Experts

Politics in the classroom

The problem is the Education Ministry’s policy, which makes politicized civics education inevitable.

Shai Piron
Photo by: Courtesy Education Ministry
Despite deploring his opinions, I couldn’t help feeling some sympathy for civics teacher Adam Verete in recent weeks. After all, he was only following Education Ministry policy; how was he to know that doing so risked dismissal?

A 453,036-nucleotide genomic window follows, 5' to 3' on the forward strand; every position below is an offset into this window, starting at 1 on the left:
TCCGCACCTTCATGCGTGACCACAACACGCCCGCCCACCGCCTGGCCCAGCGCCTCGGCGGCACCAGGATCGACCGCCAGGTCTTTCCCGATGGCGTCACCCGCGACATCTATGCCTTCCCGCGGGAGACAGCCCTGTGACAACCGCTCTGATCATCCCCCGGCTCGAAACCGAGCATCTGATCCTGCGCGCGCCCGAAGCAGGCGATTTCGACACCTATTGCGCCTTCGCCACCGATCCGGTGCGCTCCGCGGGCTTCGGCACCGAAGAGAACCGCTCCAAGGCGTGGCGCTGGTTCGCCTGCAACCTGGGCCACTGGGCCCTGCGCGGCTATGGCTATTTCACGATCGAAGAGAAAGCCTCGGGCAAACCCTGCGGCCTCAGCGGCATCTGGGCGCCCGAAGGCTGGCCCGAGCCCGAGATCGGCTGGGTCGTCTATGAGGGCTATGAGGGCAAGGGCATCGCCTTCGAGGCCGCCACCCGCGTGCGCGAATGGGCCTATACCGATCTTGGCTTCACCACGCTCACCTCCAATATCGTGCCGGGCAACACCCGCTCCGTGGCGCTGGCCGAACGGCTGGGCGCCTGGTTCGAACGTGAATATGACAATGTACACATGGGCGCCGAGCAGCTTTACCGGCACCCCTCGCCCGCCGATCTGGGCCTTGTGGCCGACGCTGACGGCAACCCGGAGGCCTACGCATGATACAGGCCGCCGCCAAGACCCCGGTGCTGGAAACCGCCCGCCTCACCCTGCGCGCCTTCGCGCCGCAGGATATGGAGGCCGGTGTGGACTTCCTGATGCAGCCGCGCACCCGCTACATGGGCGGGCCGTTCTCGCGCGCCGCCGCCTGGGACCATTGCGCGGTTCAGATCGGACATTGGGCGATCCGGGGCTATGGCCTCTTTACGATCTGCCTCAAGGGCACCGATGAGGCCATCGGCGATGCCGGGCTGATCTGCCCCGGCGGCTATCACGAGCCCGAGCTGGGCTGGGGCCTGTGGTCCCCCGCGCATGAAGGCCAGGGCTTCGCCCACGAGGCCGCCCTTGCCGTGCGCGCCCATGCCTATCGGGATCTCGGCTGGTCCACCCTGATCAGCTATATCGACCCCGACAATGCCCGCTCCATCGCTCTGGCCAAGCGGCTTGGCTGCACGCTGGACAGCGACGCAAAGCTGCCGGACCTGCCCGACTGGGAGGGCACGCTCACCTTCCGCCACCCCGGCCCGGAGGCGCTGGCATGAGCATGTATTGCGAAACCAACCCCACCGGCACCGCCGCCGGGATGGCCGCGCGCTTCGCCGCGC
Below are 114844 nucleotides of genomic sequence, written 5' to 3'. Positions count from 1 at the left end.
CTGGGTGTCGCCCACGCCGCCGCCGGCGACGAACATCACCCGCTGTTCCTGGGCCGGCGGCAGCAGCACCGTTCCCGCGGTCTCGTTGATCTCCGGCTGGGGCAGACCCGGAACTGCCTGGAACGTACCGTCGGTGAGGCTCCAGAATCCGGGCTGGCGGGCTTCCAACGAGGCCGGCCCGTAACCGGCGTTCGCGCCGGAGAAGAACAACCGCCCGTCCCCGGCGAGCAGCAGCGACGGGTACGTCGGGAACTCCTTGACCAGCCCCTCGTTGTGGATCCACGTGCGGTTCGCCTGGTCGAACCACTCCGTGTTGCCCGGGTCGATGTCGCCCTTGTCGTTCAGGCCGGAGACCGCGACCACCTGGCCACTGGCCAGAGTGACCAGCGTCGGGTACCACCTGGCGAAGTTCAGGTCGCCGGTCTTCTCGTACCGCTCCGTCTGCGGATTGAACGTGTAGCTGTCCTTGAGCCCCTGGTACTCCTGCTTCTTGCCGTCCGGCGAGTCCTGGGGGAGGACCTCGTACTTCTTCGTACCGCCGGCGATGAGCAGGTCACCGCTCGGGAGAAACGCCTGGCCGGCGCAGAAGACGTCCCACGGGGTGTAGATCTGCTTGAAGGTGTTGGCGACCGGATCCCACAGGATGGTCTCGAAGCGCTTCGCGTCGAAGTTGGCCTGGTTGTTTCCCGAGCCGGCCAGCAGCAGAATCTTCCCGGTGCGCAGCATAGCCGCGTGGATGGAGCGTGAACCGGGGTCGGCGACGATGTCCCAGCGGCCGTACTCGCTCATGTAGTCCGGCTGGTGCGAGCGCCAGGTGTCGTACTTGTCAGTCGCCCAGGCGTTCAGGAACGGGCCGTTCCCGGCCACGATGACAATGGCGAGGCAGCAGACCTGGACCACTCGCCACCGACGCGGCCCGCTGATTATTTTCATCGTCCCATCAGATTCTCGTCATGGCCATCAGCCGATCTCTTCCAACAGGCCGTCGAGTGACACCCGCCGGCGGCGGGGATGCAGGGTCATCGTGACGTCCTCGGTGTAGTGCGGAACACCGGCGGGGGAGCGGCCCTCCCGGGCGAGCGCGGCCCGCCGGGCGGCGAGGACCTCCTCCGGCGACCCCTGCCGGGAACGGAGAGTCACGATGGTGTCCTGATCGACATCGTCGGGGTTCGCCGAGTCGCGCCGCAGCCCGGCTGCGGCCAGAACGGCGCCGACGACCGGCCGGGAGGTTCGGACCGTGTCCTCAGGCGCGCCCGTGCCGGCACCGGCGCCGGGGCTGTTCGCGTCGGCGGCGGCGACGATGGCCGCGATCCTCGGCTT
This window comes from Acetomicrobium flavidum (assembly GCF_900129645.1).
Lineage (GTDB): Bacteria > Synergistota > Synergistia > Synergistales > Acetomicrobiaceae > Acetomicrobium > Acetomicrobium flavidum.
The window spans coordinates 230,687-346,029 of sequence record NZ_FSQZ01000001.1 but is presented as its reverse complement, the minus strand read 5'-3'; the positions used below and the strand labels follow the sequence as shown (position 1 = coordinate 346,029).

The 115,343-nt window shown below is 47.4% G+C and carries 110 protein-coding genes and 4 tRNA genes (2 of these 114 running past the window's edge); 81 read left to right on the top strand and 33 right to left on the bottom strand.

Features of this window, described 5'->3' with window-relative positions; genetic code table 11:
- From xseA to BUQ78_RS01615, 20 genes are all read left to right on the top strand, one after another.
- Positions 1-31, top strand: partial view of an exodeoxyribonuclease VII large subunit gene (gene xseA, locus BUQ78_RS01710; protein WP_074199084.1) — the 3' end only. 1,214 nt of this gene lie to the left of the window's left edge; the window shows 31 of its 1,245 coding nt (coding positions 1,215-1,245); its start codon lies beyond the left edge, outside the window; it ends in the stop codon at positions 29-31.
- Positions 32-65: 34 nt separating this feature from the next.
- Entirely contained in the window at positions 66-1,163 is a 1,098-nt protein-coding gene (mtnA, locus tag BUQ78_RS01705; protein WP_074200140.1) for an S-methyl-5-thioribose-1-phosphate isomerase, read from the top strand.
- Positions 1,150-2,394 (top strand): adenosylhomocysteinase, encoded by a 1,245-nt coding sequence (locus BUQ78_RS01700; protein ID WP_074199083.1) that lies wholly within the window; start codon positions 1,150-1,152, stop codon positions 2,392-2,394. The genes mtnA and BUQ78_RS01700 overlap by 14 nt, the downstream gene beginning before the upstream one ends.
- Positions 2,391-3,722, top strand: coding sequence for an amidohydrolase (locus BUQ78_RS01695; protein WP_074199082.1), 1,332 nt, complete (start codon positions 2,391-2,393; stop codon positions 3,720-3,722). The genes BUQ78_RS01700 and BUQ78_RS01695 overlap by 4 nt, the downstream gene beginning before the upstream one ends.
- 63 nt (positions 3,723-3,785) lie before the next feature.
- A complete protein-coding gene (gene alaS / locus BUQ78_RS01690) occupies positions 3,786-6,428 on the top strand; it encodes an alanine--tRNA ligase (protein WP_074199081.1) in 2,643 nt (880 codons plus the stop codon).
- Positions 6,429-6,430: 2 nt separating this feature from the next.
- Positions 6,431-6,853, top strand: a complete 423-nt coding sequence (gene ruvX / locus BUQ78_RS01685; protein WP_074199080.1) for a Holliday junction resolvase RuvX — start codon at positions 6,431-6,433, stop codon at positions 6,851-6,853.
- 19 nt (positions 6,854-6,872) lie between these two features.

The ministry long ago adopted the 1996 Kremnitzer Report on civics education, which explicitly says “a teacher is permitted to take a stand on a controversial issue, as long as he doesn’t give his stand the status of an obligatory view.” Verete thus saw no harm in sharing his own far-left views with his 12th-grade civics class. But a student with far-right views complained to both the ministry and a Knesset member of feeling intimidated, and the school began proceedings to fire him, backtracking only after a public outcry.



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